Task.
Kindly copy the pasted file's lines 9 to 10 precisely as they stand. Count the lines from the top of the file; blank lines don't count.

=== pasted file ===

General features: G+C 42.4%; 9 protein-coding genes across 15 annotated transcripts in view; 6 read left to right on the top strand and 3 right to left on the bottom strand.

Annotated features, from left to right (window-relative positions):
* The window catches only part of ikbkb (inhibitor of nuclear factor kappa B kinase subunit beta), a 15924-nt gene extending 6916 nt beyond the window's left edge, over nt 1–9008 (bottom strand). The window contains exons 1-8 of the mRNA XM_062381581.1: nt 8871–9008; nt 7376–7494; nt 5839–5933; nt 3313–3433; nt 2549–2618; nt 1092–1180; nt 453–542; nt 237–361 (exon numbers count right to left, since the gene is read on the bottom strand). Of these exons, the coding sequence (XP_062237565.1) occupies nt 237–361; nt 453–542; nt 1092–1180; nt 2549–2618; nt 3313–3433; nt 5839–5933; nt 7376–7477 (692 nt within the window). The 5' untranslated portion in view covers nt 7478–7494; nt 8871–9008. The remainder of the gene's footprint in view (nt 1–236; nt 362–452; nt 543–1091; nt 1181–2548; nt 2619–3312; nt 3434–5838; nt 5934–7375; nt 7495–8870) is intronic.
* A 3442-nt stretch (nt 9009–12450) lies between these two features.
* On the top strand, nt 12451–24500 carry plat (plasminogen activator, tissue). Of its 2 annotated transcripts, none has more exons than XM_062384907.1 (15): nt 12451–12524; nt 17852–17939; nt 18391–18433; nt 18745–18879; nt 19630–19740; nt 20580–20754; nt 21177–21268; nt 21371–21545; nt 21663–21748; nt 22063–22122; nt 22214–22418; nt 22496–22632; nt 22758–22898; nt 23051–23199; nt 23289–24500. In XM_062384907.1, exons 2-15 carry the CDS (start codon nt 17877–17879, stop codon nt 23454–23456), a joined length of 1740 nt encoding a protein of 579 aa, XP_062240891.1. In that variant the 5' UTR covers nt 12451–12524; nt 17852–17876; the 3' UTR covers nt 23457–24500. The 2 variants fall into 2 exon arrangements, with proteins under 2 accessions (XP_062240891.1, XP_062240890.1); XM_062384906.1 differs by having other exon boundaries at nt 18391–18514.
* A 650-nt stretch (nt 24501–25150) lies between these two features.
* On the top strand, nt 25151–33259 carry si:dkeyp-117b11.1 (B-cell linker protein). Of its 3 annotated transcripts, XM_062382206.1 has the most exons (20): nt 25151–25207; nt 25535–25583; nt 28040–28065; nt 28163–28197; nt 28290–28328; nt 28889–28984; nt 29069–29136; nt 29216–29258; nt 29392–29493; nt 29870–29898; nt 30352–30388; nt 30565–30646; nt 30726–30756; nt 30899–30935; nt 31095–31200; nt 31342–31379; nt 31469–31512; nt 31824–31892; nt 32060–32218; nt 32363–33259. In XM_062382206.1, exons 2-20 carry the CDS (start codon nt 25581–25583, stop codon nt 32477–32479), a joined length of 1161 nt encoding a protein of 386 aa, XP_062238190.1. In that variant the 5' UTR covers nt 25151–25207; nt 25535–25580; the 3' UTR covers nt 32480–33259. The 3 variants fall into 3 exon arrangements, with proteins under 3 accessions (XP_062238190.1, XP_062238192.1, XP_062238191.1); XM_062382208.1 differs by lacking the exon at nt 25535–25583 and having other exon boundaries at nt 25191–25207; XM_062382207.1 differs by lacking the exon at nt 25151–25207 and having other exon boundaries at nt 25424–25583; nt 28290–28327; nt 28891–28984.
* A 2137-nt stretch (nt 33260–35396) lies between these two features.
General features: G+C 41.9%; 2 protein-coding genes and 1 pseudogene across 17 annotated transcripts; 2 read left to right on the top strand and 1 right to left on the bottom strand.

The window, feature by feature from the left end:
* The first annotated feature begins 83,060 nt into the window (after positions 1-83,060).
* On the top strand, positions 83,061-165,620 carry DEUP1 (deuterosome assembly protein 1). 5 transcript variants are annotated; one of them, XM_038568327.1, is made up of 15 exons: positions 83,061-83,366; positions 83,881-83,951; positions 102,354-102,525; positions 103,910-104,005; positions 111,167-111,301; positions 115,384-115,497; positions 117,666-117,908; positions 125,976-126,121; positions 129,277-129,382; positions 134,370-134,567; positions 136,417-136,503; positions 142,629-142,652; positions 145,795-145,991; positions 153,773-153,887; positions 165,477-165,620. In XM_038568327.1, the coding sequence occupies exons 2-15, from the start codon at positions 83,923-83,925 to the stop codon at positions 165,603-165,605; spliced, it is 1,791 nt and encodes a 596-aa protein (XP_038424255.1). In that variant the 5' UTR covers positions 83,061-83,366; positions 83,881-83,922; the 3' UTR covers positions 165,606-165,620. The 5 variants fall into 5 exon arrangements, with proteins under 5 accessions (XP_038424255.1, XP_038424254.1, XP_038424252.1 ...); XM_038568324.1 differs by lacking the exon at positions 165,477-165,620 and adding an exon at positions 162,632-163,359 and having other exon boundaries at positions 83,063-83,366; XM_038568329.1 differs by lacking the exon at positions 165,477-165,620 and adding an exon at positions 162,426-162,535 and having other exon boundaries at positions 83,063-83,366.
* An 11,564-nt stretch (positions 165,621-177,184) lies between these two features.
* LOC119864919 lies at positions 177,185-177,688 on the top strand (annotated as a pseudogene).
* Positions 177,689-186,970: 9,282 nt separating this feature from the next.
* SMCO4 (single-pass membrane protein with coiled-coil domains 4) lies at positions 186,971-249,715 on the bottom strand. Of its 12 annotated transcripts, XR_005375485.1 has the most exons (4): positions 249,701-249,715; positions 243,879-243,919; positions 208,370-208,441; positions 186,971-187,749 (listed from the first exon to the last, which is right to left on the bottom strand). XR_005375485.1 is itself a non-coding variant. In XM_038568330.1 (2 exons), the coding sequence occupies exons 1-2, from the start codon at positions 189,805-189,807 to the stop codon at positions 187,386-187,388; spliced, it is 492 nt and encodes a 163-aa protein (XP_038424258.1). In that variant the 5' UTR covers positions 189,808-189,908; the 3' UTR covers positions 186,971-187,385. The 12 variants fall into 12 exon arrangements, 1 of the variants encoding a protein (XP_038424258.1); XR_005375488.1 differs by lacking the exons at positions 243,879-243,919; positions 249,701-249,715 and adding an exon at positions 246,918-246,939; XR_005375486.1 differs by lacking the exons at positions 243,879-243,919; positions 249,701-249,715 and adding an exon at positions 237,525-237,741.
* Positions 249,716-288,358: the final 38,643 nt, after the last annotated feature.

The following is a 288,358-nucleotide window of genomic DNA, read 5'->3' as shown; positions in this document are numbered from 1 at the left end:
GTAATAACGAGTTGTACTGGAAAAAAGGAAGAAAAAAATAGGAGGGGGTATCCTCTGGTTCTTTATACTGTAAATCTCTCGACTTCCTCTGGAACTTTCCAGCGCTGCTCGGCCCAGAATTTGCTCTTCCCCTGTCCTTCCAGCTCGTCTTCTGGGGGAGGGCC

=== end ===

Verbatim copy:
General features: G+C 41.9%; 2 protein-coding genes and 1 pseudogene across 17 annotated transcripts; 2 read left to right on the top strand and 1 right to left on the bottom strand.

The window, feature by feature from the left end: